Created: 11/14/1969

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Ferrign Dissm

directorate of intelligence




The WEEKLY SUMMARY, issued every Friday morning by the Office of Current Intelligence, reports and analyzes significant developments of the week through noon on Thursday, llincludes material coordinated with or prepared by the Office of Economic Research, the Office of Strategic Research, and ihe Directorate of Science ami Technology. Topicsmore comprehensive treatment and therefore publishedas Special Reports arc listed In the contents pages.


The WEEKLY SUMMARY contains classified informationthe national security of the United Slates, within the meaning of, of the US Code, as amended. Its transmission or revelation of its contents to orby an unauthorized person is prohibited by law.


The WEEKLY SUMMARY MUST NOT BE RELEASED TO FOREIGN GOVERNMENTS and must be handled within the framework of specific dissemination control provisions of.

CtOU* 1

Eillvtfad liom oviomai.i


Sino-Soviet Talks Make no Headway

Sino-Soviet negotiations in Peking have entered their fourth week with no indication of even preliminary agreement. The Chinese, concerned over the Soviet military build-up on the border, appear to be pressing hardirm preliminaryon military disengagement in disputed areas in order to avert further conflicts. Such an accord would satisfy most of Peking's objectives in advance of the ralks by demonstrating China's "reasonableness" andthe threat of Sovietwithout jeopardy to China's long-standingand territorial claims against the USSR.

The Soviets apparentlyto pressomprehensive settlement that would help remove the border issue from the list of fundamental Sino-Soviet Moscow is fully aware of its present political andadvantage over China, and may be withholding agreementactical military disengagementroader agreement onterritorial issues is reached. The Soviets apparently also want to link any agreement on border problems with steps leading to some normalization of state relations.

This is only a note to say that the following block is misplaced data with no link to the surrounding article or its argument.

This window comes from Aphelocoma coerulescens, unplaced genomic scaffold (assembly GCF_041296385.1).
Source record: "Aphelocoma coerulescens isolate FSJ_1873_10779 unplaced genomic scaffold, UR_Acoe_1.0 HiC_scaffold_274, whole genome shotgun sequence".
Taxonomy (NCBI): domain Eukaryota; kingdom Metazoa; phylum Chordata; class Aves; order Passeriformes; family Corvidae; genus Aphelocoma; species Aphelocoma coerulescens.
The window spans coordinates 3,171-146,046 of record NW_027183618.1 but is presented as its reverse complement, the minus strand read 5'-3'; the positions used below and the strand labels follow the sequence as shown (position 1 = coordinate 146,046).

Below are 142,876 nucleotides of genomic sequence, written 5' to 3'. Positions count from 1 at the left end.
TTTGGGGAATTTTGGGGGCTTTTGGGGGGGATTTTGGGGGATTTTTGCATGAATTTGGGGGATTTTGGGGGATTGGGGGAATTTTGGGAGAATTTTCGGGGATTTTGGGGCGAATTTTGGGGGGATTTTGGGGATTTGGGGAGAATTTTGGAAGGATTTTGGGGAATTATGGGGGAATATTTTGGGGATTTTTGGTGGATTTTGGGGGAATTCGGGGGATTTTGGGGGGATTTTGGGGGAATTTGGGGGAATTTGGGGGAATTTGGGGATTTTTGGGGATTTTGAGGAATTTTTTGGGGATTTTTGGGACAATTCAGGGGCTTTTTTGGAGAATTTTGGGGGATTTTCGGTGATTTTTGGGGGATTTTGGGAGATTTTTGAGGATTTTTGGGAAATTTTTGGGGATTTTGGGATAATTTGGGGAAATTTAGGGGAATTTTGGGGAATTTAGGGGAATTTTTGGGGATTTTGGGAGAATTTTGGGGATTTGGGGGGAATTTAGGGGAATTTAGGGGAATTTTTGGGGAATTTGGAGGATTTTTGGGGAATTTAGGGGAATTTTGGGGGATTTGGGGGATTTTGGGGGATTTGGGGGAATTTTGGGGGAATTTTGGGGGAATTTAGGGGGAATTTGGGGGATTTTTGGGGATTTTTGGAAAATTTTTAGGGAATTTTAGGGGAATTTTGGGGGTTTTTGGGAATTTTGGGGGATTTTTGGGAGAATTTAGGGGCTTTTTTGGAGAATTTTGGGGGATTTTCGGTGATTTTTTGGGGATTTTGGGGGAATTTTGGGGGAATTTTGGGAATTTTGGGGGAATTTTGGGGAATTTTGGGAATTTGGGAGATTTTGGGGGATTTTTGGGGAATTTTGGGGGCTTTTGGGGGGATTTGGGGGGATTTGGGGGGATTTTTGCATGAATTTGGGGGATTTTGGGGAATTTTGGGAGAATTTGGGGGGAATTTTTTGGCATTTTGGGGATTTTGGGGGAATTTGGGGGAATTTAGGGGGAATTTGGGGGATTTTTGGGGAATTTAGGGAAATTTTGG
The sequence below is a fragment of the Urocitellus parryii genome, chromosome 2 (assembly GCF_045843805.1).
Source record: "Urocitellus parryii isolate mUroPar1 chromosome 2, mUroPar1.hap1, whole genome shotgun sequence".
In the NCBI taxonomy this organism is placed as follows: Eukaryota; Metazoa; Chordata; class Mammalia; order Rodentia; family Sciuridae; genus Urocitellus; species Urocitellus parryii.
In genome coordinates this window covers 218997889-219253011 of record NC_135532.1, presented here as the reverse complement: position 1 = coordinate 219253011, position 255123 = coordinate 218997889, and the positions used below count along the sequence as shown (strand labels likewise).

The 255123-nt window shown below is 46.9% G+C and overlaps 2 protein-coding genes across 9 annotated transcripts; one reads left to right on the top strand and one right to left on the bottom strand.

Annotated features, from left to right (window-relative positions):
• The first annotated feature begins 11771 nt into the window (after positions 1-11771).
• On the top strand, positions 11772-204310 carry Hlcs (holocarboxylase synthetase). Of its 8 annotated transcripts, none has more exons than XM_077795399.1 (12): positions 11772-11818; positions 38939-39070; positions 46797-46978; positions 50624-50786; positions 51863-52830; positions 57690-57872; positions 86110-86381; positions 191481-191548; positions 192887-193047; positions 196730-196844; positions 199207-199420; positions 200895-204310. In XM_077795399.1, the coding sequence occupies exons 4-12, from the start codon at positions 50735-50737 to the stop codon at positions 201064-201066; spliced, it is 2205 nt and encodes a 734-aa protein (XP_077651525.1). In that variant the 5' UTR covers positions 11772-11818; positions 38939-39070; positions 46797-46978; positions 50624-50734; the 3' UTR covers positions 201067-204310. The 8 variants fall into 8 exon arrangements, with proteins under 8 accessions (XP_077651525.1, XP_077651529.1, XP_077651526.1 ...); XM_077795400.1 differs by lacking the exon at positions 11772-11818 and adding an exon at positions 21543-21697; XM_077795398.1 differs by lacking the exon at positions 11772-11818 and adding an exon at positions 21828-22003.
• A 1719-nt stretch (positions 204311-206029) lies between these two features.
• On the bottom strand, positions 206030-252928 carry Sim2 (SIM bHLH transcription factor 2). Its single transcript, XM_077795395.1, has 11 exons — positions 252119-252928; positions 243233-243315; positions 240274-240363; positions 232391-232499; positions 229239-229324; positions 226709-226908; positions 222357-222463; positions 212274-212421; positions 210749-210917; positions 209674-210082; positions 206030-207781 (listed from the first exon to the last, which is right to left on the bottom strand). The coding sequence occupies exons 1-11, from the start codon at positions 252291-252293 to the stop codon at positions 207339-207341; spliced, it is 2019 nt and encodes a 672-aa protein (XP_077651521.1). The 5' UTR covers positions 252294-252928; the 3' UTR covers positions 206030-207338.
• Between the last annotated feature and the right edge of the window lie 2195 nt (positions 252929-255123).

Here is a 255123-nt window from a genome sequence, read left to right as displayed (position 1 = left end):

Although the Sovietsmaintained an optimistic

public attitude regarding the talks, several Russian political journalists indicated last week to US officials that the Soviets were finding the going difficult in Peking. They speculated that the Chinese were using the talks to "gain time" and to lull the USSR with false hopes ofrelations.

sn steps to publicize their version of theong Kong Communist newspaperovember attributed the lack of progress in Peking to Moscow's desire to negotiate from aof strength and strongly reiterated the Chinese contention that an agreement to calm the frontier must precedeon substantive issues.

Despite the initial neither side has shown any desire to break off the talks and both are making serious efforts to continue negotiations

eacn delegation are meetingin an effort to break the current deadlock. Moreover, each side continues to mute propaganda attacks against the other, and some limited progress has been


nade toward establishing more cordial diplomatic relations. Soviet President Podgorny,last weekd anniversary of the Russian revolution, expressed the hope that the talks would help to normalize relations between the two countries. The Chinese sent unusually warm anniversaryto the Soviets this year, and high-ranking Chinese officials, including the head of the Chinese delegation to the Poking talks, attended the Soviet Embassyreception in Peking for the first time since the start

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